World’s center: foothold on ground truth — Işık Barış Fidaner


Footprints of children and youth who have walked on America 22 thousand years ago

People asked Nasreddin Hoca:
— Sir tell us where is the world’s center?
— It’s exactly here!
He was pointing to where his donkey’s forefoot is.
— But sir how is that possible?
— Measure if you don’t believe it!

Every knowledge is a platform raised from the ground, because it holds on to ideals; when you question its basis, it falls to the ground [1]. So we call that ground where knowledge falls, the truth (one’s truth is one’s turf). Knowledge is a defense against the truth. Truth is an inaccessible center surrounded by knowledge, it’s the field of sublimation. That ground is where we get a foothold, that ground is the world’s center [2].

What reminds of this joke is what Lacan said to Chomsky when he visited America. Elizabeth Roudinesco tells the story:

Later Lacan scandalised everyone during a lecture at the Massachusetts Instititute of Technology by the way he answered a question about thought put to him by Noam Chomsky.

— We think we think with our brains. But personally I think with my feet. That’s the only way I really come into contact with anything solid. I do occasionally think with my forehead, when I bang into something. But I’ve seen enough electroencephalograms to know there’s not the slightest trace of a thought in the brain.

When he heard this, Chomsky concluded that the lecturer must be a madman.

Thinking is like walking in language: We set foot by every metaphor and swing the other foot by every metonymy [3]. By thinking I approach “your” (my interlocutor’s) dream. “You”, who is here to hear, may refer to God, society, father, lover, mother or any other entity.

Naturally, as you walk towards your mother’s dream, her dream walks back at you. With your every step, she will step you right back. As you open her horizon, she opens the horizon back at you. We find this connection in a hadith:

Heaven under-lies your mother’s feet.

Heaven is not a place in the next world for one’s enjoyment and satisfaction; instead, it’s a common horizon in this world that keeps our desire from congesting (pangs of remorse) [4]. The wider this horizon, the longer you can leap without losing its sight. Now let’s listen to another version of the same joke from a Jungian feminist:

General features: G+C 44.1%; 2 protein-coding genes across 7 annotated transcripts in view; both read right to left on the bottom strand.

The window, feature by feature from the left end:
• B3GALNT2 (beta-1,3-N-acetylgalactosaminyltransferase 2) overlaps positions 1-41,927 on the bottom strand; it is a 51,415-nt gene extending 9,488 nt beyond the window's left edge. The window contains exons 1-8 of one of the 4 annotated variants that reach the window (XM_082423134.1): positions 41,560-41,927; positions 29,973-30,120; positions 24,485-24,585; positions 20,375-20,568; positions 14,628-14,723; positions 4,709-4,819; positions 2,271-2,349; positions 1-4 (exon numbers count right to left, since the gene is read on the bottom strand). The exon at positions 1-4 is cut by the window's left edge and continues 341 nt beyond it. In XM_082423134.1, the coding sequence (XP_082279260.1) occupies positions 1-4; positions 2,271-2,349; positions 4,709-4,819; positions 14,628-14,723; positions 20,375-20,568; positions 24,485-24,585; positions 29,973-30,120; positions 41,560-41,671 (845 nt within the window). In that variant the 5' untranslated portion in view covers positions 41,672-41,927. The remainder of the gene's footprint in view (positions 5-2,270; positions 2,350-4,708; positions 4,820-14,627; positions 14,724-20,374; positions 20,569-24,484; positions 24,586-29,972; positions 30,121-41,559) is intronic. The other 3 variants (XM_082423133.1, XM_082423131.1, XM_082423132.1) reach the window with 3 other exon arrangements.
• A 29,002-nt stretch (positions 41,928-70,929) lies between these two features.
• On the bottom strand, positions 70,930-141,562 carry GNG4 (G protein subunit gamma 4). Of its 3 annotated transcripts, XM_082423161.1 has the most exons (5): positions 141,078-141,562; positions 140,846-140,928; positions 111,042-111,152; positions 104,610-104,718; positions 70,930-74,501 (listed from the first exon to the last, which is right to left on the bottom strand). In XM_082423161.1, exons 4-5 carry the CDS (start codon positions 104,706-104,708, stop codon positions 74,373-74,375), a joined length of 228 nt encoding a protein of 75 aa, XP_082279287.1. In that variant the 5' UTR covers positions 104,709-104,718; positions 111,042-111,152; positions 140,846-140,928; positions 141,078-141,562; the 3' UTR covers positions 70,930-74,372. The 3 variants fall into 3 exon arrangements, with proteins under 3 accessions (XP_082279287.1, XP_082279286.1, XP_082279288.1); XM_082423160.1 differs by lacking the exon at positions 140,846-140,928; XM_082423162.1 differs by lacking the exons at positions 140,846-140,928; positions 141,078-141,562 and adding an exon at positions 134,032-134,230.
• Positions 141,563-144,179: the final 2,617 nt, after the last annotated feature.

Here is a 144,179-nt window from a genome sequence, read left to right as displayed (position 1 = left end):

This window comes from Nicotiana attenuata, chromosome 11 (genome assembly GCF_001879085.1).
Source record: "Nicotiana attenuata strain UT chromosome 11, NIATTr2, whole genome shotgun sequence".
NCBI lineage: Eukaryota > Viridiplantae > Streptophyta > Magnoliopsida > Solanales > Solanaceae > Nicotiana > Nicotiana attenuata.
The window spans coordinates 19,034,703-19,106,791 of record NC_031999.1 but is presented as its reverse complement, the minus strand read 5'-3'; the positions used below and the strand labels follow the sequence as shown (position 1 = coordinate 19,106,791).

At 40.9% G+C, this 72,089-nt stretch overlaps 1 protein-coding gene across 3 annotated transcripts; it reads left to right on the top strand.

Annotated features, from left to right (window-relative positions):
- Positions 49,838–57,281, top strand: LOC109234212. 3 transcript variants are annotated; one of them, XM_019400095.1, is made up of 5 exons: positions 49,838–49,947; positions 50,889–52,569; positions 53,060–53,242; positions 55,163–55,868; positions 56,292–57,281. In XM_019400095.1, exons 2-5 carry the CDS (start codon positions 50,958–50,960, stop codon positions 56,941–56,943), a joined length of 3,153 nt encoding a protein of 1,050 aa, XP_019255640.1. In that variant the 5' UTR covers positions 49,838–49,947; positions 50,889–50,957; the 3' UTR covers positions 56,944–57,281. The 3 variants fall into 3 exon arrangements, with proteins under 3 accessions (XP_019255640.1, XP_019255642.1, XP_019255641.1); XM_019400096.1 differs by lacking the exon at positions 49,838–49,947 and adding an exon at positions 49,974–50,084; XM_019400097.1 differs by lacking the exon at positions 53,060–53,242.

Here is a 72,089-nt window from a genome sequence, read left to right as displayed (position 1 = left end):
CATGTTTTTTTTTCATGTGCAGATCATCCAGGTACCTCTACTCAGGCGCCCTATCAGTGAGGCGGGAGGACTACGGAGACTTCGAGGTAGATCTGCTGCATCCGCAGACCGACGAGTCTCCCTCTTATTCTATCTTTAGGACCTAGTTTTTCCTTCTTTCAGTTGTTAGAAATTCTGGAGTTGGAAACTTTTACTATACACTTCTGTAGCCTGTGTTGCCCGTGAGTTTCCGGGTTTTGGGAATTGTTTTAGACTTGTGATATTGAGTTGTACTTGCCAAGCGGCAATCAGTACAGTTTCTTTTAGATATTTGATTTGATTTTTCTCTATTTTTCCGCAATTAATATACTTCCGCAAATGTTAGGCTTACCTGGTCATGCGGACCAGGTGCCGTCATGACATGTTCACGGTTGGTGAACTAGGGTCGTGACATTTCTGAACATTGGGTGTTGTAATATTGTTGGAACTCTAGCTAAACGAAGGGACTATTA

An old witch from Ranchos told me that La Que Sabe (the knower) knew everything about women, that La Que Sabe had created women from a wrinkle on the sole of her divine foot: This is why women are knowing creatures; they are made, in essence, of the skin of the sole, which feels everything. This idea that the skin of the foot is sentient had the ring of a truth, for an acculturated Kiché tribeswoman once told me that she’d worn her first pair of shoes when she was twenty years old and was still not used to walking con los ojos vendados, with blindfolds on her feet. (Clarissa Pinkola Estés, Women Who Run With The Wolves)

Yet we could do without consulting this ancient wisdom. In English, you say “walk a mile in his/her shoes” and “I wouldn’t want to be in his/her shoes” to refer to one’s empathy for someone, putting oneself in someone’s place. Now, you see, that ground on which intuition and thought walks is the world’s center. Measure if you don’t believe it. Use your brain, it’s free!


Işık Barış Fidaner is a computer scientist with a PhD from Boğaziçi University, İstanbul. Admin of Yersiz Şeyler, Editor of Žižekian Analysis, Curator of Görce Writings. Twitter: @BarisFidaner


[1] Slavoj Žižek: “One of Hegel’s famous word plays: the ambiguity of the German expression zugrundegehen, which means to disintegrate, fall apart, bnt literally also zu Grunde gehen, to reach one’s ground.” (Less Than Nothing) In order to reach the true ground of something, one must raze it to the ground because “There is no meta-language.”

[2] See Lacan’s seminar 13 about “defense against truth” and 17 about “instinctual knowledge”: “The effect of truth is only a collapse of knowledge.” (Lacan)

[3] See “Sütur-Südur ve Yürümenin Evreleri”

[4] See “Greeting Oneself: Conscience Is Not Superego But Law of Desire”, “Nedir Mahmut bey?”

Thanks to Tülin Erinç for the exchange of ideas.

Image source.


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